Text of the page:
This Sunday, Use Money Well; Use Grace Better
Great teachers make difficult things simple so that you can understand them right away. But the greatest teachers also give you lessons that you have to sit with and ponder, because the lessons you personally discover sink even more deeply into your soul.
Jesus, the master teacher, does both. In last Sunday’s Gospel, he told us complicated lessons in a simple way in the Parables of the Lost Sheep, Lost Coin and Prodigal Son. But now we get a lesson we have to ponder — the Parable of the Shrewd Steward — for the 25th Sunday of Ordinary Time, Year C.
You know it is hard to grasp because Jesus has to explain what it means, and he draws several lessons from it, especially a lesson about money and a lesson about our task as disciples.
To grasp what the parable means, let’s start by retelling it in modern terms.
Jesus tells a story about a “steward” who works for a rich master who is engaged in lending money in an agricultural society where his clients pay him in wheat and olive oil. Like ours, that economy was rife with corruption, as the First Reading makes clear, with merchants ready to mess with their measurements and manipulate their scales.
Today you could compare the master to the truly wicked “payday loans” operations that prey on people desperate for money by demanding outrageous interest rates, and you could retell the story this way:
A “payday loans” owner heard that the manager of one of his locations was wasting his money. He exploded in rage during a Zoom meeting: “You’re fired! I’m coming next week to get your final accounts, then you’re out!”
The manager knew he would have a hard time getting another job in town, after cheating so many people and then getting fired for cause. But he simultaneously realized that he was already in maximum trouble and had nothing to lose. So he called his clients in one by one. One worker was paying $75 twice a month to cover just the interest on a $500 loan. He said, “Here. Sign a new agreement that puts your payments toward principal.” He brought in another who had just started paying down a similar loan, and cut her interest in half.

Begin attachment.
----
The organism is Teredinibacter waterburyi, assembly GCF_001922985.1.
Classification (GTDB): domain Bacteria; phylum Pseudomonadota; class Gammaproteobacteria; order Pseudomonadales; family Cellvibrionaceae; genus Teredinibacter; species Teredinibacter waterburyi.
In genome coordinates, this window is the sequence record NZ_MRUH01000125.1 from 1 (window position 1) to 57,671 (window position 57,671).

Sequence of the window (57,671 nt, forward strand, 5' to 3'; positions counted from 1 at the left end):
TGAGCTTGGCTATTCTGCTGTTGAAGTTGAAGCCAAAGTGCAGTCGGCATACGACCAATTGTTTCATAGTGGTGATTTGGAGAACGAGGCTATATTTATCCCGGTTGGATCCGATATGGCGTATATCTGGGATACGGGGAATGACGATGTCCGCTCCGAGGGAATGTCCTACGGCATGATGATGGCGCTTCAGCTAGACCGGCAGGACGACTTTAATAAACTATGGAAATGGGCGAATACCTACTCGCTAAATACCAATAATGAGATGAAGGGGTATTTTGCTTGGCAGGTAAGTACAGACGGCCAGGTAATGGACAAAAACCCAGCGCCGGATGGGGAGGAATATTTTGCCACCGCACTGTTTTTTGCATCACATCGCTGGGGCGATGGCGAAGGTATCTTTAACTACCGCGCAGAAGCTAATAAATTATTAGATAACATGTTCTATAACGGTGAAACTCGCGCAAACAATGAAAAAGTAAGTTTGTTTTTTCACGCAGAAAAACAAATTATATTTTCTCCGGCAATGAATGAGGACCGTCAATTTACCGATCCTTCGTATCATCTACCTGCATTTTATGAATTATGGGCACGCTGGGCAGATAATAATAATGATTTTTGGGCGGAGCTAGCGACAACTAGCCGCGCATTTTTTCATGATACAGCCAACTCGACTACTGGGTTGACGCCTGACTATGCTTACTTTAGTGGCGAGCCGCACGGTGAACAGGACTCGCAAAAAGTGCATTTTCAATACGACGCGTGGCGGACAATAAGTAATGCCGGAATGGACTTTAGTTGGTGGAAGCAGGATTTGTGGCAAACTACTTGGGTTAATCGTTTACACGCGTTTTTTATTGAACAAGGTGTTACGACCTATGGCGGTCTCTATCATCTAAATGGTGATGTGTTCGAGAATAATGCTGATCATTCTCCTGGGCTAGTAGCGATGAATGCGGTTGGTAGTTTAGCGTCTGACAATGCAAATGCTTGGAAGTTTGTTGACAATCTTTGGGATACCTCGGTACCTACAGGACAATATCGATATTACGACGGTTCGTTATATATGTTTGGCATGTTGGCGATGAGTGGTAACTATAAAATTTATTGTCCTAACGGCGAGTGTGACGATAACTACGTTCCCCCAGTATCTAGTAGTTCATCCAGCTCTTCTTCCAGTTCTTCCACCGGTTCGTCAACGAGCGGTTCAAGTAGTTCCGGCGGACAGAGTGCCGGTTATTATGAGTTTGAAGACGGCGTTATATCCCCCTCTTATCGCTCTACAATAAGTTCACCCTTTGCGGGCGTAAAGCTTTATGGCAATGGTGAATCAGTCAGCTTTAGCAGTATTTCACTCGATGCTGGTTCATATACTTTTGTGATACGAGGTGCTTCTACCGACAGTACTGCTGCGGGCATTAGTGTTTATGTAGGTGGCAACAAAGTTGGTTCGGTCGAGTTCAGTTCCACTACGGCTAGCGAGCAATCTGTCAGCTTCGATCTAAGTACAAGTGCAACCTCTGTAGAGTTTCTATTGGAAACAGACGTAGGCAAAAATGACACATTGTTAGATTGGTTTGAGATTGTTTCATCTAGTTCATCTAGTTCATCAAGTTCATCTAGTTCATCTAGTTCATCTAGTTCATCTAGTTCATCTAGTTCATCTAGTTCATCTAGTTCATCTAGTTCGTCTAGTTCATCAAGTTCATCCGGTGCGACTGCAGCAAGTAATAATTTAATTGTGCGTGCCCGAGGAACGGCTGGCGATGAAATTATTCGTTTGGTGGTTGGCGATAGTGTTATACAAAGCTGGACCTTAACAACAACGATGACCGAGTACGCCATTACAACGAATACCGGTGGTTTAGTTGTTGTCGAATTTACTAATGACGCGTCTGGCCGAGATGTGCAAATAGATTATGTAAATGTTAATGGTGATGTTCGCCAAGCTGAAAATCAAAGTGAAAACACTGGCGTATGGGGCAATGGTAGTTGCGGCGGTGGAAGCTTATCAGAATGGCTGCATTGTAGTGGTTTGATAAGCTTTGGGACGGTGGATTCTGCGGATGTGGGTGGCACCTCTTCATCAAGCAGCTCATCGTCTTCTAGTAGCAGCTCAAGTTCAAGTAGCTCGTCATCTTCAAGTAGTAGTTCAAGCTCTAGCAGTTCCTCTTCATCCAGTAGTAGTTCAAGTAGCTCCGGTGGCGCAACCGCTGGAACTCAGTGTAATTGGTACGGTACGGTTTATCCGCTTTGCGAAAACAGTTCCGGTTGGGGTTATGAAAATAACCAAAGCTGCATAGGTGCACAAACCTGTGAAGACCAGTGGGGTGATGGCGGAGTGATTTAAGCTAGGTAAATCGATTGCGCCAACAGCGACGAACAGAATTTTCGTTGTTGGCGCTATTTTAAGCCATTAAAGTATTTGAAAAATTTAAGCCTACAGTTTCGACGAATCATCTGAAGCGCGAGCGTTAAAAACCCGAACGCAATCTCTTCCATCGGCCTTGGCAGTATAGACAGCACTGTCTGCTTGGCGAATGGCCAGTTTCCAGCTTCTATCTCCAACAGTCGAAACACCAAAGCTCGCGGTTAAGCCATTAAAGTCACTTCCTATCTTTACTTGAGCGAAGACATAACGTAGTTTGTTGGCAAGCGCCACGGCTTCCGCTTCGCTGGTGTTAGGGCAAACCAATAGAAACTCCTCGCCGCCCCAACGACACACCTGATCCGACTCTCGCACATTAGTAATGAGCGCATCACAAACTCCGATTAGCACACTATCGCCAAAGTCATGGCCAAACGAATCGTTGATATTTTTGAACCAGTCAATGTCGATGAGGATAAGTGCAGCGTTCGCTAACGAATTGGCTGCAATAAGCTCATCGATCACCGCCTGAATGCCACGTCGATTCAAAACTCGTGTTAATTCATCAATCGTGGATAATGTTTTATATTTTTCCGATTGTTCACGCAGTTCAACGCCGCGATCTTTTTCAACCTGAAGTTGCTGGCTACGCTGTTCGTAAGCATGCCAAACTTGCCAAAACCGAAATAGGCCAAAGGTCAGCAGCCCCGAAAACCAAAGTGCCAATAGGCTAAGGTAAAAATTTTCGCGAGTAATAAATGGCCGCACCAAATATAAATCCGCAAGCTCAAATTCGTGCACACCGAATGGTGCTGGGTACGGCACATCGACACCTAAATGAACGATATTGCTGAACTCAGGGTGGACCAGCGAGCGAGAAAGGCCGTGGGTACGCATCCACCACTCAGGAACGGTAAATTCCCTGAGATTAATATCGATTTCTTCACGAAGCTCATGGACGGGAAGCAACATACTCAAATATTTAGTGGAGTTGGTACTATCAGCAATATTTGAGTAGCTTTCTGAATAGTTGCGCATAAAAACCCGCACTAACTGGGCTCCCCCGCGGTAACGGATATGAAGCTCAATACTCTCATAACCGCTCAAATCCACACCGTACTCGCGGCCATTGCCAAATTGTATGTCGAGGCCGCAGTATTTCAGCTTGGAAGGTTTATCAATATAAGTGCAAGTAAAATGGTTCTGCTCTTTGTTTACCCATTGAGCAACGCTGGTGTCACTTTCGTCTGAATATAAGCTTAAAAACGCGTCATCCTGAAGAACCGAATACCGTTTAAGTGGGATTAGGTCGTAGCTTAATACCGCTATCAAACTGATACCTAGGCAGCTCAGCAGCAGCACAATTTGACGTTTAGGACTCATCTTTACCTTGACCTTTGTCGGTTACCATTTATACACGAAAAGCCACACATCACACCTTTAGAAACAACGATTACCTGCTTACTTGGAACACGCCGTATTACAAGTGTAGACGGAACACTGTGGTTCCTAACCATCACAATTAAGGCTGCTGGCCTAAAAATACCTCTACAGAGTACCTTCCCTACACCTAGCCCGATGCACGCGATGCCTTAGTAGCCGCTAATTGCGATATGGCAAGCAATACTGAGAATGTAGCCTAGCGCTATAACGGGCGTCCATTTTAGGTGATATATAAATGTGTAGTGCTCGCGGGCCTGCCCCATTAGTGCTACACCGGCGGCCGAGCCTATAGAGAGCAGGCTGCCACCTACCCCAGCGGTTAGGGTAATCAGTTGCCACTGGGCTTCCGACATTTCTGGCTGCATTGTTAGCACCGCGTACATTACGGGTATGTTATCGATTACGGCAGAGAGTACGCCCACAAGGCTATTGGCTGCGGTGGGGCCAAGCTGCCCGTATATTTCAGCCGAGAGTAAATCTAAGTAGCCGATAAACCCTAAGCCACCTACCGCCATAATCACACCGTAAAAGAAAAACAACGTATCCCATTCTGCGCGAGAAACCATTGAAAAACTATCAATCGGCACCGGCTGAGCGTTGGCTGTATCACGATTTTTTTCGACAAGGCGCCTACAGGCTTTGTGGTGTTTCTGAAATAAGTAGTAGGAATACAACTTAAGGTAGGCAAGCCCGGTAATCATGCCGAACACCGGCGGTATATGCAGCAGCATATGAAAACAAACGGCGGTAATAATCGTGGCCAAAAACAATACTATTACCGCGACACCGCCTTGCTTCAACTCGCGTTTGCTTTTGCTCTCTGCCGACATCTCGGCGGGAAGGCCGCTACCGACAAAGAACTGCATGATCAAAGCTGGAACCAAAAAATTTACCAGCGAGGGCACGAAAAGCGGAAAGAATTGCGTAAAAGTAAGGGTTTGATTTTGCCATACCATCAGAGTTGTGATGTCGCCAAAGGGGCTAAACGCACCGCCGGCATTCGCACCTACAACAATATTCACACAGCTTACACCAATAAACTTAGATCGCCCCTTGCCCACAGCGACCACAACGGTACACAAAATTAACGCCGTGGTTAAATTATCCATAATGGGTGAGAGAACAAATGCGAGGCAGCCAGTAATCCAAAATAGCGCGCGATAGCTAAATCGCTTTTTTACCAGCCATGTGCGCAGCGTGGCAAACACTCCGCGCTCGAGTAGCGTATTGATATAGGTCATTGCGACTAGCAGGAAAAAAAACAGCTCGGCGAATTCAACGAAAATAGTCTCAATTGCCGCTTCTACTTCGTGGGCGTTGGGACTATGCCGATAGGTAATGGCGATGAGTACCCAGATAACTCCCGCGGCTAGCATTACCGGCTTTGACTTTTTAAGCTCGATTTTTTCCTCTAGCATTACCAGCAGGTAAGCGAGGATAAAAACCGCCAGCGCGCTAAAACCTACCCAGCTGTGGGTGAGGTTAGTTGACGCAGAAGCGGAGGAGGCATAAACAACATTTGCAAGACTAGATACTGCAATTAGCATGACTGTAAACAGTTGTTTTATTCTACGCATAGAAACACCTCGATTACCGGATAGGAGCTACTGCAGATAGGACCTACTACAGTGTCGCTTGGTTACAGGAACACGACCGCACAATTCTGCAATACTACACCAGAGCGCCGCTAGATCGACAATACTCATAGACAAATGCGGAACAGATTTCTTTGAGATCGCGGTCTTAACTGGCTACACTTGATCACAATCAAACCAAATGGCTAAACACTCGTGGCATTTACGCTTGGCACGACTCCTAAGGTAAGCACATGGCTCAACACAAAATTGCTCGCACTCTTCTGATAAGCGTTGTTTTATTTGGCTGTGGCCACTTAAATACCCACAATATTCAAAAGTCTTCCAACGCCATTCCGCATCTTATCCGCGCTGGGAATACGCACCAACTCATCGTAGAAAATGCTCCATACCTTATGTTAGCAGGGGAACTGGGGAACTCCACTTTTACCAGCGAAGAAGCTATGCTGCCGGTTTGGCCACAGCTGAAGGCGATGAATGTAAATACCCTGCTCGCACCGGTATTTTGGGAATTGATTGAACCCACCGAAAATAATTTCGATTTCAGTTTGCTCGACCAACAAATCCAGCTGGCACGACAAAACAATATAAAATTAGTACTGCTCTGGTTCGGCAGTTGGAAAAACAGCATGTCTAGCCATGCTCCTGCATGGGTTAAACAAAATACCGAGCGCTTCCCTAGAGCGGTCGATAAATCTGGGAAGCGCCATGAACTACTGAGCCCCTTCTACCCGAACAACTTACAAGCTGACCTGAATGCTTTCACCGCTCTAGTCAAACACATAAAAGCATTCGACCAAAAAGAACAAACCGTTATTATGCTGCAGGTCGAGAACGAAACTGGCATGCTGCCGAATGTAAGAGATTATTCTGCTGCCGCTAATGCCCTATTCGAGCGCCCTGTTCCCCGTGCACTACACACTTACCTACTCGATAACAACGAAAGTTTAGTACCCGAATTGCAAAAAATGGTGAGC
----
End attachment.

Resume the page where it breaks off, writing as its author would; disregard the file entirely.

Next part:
Now, he had a good reputation in town and friends he could rely on. When the owner came in to fire him, he had to admit the manager was smart to handle the situation that way.
Does that make more sense? It does for me.
And once you understand the story, the lesson about money becomes clear.
This manager treated money like it should be treated. Money is supposed to be a means to an end. What end? The good of a community.
His “master,” the boss at the payday loans, treated money in the wrong way. He used the community as a means to the get money for himself.
The manager, in the end, acted morally. He didn’t steal money; if anything, he stopped stealing money. He didn’t try to hold on to his lucrative job. He didn’t see money as the purpose of his life. He saw it as a means to giving and receiving charity.
By canceling out the predatory interest rates, he took a sledgehammer to the idol mammon, or money. He made money his servant, rather than serving it. Better, he forced mammon to serve the common good, which includes his good, but which is ultimately God’s.
Thus, Jesus draws this lesson: “No servant can serve two masters. He will either hate one and love the other, or be devoted to one and despise the other. You cannot serve both God and mammon.”